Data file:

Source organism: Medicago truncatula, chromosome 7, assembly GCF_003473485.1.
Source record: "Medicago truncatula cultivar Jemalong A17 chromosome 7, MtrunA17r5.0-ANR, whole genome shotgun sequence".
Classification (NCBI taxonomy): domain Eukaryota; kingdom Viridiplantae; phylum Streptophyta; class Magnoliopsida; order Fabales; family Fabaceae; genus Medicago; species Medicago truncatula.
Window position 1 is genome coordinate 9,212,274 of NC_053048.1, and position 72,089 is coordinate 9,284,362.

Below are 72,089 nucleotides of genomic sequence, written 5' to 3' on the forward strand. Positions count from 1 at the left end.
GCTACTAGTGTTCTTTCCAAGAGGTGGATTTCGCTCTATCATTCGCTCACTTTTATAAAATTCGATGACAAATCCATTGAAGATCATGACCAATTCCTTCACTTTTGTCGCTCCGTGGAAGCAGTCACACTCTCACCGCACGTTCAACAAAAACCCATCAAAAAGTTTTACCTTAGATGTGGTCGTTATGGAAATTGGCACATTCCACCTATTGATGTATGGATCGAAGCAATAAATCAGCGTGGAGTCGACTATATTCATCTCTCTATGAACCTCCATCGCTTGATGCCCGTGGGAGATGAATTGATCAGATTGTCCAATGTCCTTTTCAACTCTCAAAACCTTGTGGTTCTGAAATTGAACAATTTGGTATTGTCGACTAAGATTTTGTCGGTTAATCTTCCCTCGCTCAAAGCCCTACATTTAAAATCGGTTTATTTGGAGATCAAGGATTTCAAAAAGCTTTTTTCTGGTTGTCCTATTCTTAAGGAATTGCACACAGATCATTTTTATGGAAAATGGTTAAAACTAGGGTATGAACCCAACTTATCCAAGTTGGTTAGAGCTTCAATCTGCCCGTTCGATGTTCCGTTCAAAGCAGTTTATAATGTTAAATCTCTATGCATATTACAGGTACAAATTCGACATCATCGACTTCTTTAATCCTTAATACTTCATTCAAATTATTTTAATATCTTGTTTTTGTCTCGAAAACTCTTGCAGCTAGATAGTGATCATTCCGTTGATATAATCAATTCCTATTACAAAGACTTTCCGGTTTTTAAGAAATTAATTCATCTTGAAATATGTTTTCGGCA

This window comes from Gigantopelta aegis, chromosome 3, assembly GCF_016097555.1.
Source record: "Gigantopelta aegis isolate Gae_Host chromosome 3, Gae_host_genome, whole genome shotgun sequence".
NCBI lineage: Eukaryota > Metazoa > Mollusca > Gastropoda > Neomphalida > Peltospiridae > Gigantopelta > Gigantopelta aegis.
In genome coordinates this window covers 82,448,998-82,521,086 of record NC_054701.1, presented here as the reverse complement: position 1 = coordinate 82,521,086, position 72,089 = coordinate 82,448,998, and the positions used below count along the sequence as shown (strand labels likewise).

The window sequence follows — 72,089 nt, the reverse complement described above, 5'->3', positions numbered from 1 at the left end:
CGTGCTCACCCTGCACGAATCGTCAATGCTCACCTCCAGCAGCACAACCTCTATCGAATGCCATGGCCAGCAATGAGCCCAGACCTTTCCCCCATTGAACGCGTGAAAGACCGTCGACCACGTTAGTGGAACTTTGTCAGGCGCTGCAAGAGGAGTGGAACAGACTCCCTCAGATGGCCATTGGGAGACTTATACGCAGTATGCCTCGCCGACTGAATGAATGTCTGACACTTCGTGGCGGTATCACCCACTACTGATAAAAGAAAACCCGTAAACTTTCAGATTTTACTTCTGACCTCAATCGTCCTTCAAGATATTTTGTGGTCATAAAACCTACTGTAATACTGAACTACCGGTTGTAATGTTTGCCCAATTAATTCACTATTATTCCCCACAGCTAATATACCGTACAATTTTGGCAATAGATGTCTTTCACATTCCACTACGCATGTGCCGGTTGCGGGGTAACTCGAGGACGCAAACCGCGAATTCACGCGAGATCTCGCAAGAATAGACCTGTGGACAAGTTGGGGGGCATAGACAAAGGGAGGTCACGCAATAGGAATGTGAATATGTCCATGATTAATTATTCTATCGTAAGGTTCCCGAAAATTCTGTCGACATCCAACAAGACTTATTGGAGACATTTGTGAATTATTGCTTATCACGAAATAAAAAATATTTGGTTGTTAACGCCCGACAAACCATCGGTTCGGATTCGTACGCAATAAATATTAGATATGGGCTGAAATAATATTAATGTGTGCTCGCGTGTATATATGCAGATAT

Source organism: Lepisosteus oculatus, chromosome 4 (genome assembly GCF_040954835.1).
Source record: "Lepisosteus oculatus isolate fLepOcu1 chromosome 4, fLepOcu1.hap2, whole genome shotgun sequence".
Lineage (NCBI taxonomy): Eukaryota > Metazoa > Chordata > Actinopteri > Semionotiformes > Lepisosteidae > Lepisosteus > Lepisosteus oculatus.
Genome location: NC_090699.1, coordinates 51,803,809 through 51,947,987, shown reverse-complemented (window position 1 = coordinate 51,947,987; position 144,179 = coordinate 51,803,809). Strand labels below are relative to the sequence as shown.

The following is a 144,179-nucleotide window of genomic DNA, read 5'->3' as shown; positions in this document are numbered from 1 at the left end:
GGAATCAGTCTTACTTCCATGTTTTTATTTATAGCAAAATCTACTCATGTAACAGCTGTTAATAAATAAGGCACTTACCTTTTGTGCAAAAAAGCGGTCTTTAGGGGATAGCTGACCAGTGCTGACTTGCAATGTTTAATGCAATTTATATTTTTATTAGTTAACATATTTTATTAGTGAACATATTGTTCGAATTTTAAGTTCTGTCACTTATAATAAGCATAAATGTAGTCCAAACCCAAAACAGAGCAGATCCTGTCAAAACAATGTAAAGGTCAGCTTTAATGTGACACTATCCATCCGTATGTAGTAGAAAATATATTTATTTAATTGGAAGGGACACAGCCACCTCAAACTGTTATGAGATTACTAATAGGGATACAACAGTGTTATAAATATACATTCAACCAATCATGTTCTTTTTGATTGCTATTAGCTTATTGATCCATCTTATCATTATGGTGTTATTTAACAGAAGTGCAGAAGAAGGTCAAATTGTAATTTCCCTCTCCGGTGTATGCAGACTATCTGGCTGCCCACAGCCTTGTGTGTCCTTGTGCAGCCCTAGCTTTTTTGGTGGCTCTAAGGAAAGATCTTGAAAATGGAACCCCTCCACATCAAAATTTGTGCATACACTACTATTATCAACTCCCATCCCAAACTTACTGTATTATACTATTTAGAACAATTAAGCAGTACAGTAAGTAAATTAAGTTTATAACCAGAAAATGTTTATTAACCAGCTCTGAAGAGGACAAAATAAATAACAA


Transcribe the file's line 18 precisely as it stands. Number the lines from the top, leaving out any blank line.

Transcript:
GGAATCAGTCTTACTTCCATGTTTTTATTTATAGCAAAATCTACTCATGTAACAGCTGTTAATAAATAAGGCACTTACCTTTTGTGCAAAAAAGCGGTCTTTAGGGGATAGCTGACCAGTGCTGACTTGCAATGTTTAATGCAATTTATATTTTTATTAGTTAACATATTTTATTAGTGAACATATTGTTCGAATTTTAAGTTCTGTCACTTATAATAAGCATAAATGTAGTCCAAACCCAAAACAGAGCAGATCCTGTCAAAACAATGTAAAGGTCAGCTTTAATGTGACACTATCCATCCGTATGTAGTAGAAAATATATTTATTTAATTGGAAGGGACACAGCCACCTCAAACTGTTATGAGATTACTAATAGGGATACAACAGTGTTATAAATATACATTCAACCAATCATGTTCTTTTTGATTGCTATTAGCTTATTGATCCATCTTATCATTATGGTGTTATTTAACAGAAGTGCAGAAGAAGGTCAAATTGTAATTTCCCTCTCCGGTGTATGCAGACTATCTGGCTGCCCACAGCCTTGTGTGTCCTTGTGCAGCCCTAGCTTTTTTGGTGGCTCTAAGGAAAGATCTTGAAAATGGAACCCCTCCACATCAAAATTTGTGCATACACTACTATTATCAACTCCCATCCCAAACTTACTGTATTATACTATTTAGAACAATTAAGCAGTACAGTAAGTAAATTAAGTTTATAACCAGAAAATGTTTATTAACCAGCTCTGAAGAGGACAAAATAAATAACAA